Brian Crane 52:04
Korea and Japan. Where are we talking?

Tom Kineshanko 52:06
Japan is amazing. And Japan’s regulators seem logical about how they’re approaching it. I think the big question is, do the people running a country think that crypto will threaten or take down their existing power systems? And if so, they’re going to be really combative. And that’s what’s happening in the US and Canada. Or do they think systems evolve? And it’s cool, and we’ll keep up with it. And Switzerland’s like, “Well, we’ve always evolved, we’ve permitted… our system is one that evolves.” Whereas I think the US is taking the opposite stance. Japan seems to be somewhere in the middle.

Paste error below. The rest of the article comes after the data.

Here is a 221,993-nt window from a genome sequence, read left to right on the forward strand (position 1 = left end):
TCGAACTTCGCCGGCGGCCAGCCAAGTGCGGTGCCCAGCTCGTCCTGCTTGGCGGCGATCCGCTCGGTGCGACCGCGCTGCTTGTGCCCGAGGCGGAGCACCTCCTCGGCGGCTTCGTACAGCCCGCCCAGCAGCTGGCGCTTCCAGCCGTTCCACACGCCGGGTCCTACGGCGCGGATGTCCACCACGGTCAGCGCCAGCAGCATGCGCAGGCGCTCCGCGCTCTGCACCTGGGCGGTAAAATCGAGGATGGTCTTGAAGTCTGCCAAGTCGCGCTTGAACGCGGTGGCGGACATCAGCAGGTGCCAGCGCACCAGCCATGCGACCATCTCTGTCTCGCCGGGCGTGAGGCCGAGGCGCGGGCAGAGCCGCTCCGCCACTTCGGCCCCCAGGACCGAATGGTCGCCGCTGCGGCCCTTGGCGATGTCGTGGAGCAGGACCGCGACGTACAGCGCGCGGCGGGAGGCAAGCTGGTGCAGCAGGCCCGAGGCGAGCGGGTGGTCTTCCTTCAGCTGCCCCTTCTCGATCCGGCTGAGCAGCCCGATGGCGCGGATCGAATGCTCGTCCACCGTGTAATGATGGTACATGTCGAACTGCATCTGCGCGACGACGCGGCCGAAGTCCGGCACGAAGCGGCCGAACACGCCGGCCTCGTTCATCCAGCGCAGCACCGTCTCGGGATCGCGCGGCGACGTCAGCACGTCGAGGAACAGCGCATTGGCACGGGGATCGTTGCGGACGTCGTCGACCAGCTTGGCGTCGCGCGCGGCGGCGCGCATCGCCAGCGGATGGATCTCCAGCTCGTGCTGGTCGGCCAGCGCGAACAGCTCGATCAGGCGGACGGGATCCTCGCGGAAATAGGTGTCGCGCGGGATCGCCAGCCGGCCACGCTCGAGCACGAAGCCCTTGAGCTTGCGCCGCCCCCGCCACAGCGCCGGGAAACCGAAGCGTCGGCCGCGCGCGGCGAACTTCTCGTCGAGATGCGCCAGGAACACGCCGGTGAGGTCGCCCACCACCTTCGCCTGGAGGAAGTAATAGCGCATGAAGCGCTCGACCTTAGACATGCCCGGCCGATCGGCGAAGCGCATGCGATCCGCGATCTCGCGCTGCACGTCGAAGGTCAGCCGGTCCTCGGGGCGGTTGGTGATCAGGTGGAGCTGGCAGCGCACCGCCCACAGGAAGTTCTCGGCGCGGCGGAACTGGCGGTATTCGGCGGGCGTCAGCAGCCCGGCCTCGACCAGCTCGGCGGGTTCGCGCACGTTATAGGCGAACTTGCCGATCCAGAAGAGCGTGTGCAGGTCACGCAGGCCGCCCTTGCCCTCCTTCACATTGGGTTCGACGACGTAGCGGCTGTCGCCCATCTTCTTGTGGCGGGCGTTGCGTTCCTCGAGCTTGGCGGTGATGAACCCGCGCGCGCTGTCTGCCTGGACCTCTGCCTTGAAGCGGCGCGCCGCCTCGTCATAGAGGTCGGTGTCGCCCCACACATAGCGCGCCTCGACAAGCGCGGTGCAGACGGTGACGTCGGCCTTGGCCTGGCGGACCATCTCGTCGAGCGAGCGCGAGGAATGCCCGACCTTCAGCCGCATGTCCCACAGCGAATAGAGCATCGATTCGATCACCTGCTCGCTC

Brian Crane 52:44
And what about in China? What’s going on? Do you know?

Tom Kineshanko 52:49
I know a little bit because I helped to start a crypto mining company that had rigs in China. We order a lot of machines from China. Right. I didn’t help to start I was a founding advisor to a company called Argo, which is a publicly listed mining company that buys a bunch of these machines from from China. At the minute, it’s hard to say. They seem to change their opinion all the time. I think ultimately, they’re going to try to create their own national digital asset, they’re going to try to control and I think they’re gonna back crypto, but they’re gonna just try to really control it at least what goes on in their country.

Brian Crane 53:25